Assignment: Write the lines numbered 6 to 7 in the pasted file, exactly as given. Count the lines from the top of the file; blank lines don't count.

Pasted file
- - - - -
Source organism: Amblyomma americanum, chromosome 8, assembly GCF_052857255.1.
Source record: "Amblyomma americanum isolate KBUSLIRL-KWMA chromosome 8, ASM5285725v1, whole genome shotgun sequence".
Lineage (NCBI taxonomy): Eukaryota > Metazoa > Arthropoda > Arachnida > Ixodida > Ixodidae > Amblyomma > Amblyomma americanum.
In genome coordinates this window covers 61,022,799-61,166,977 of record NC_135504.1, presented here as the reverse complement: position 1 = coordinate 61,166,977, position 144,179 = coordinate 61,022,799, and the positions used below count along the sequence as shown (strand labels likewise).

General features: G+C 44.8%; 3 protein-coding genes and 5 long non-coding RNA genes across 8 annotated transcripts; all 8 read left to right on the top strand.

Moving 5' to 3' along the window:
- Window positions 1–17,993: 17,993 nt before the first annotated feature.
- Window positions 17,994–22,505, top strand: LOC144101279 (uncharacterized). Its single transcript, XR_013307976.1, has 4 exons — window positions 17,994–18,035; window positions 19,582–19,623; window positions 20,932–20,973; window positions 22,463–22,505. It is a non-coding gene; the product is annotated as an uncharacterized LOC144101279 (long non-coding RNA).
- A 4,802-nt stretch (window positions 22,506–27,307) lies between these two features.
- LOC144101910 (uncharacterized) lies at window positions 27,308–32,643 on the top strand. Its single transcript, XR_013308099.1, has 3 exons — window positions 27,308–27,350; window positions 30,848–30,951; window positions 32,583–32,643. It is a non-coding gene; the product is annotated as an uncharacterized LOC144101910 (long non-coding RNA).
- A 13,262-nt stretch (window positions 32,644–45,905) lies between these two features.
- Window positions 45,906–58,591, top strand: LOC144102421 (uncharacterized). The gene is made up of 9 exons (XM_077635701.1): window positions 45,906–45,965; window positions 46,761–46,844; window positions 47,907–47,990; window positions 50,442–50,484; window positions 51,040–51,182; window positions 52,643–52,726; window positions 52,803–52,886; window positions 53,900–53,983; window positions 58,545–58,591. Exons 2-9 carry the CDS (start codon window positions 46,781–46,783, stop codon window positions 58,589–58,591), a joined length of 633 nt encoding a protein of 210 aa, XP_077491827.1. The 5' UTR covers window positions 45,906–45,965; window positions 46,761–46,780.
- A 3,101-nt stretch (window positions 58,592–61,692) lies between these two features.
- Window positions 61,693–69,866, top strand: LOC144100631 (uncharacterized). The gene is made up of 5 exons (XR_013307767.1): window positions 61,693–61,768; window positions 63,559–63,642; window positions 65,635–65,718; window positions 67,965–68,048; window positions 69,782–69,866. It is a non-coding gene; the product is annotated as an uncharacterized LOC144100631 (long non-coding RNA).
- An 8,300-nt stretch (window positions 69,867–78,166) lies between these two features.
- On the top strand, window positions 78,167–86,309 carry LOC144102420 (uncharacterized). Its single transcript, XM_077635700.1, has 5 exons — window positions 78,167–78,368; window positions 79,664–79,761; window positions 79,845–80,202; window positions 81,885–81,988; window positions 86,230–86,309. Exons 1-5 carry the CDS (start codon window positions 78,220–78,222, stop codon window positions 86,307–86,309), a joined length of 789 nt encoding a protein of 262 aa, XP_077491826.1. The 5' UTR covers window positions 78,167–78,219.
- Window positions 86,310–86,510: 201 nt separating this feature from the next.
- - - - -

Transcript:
Moving 5' to 3' along the window:
- Window positions 1–17,993: 17,993 nt before the first annotated feature.